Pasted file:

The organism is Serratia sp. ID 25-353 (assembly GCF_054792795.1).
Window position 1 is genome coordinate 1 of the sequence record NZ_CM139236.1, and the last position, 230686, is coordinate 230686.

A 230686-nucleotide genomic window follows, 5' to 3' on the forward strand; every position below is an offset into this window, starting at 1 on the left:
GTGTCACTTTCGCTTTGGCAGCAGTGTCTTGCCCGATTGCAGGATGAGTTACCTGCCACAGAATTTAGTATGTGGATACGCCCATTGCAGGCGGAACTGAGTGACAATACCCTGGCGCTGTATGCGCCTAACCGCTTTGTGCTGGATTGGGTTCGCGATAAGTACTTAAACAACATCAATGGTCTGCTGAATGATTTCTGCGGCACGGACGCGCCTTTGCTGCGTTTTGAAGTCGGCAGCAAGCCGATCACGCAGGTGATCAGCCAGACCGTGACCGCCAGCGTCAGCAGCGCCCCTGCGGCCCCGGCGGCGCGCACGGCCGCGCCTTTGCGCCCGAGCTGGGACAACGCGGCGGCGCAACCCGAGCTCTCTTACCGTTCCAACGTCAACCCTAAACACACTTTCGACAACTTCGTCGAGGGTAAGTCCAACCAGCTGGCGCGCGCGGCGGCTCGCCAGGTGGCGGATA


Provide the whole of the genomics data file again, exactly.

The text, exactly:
The organism is Serratia sp. ID 25-353 (assembly GCF_054792795.1).
Window position 1 is genome coordinate 1 of the sequence record NZ_CM139236.1, and the last position, 230686, is coordinate 230686.

A 230686-nucleotide genomic window follows, 5' to 3' on the forward strand; every position below is an offset into this window, starting at 1 on the left:
GTGTCACTTTCGCTTTGGCAGCAGTGTCTTGCCCGATTGCAGGATGAGTTACCTGCCACAGAATTTAGTATGTGGATACGCCCATTGCAGGCGGAACTGAGTGACAATACCCTGGCGCTGTATGCGCCTAACCGCTTTGTGCTGGATTGGGTTCGCGATAAGTACTTAAACAACATCAATGGTCTGCTGAATGATTTCTGCGGCACGGACGCGCCTTTGCTGCGTTTTGAAGTCGGCAGCAAGCCGATCACGCAGGTGATCAGCCAGACCGTGACCGCCAGCGTCAGCAGCGCCCCTGCGGCCCCGGCGGCGCGCACGGCCGCGCCTTTGCGCCCGAGCTGGGACAACGCGGCGGCGCAACCCGAGCTCTCTTACCGTTCCAACGTCAACCCTAAACACACTTTCGACAACTTCGTCGAGGGTAAGTCCAACCAGCTGGCGCGCGCGGCGGCTCGCCAGGTGGCGGATA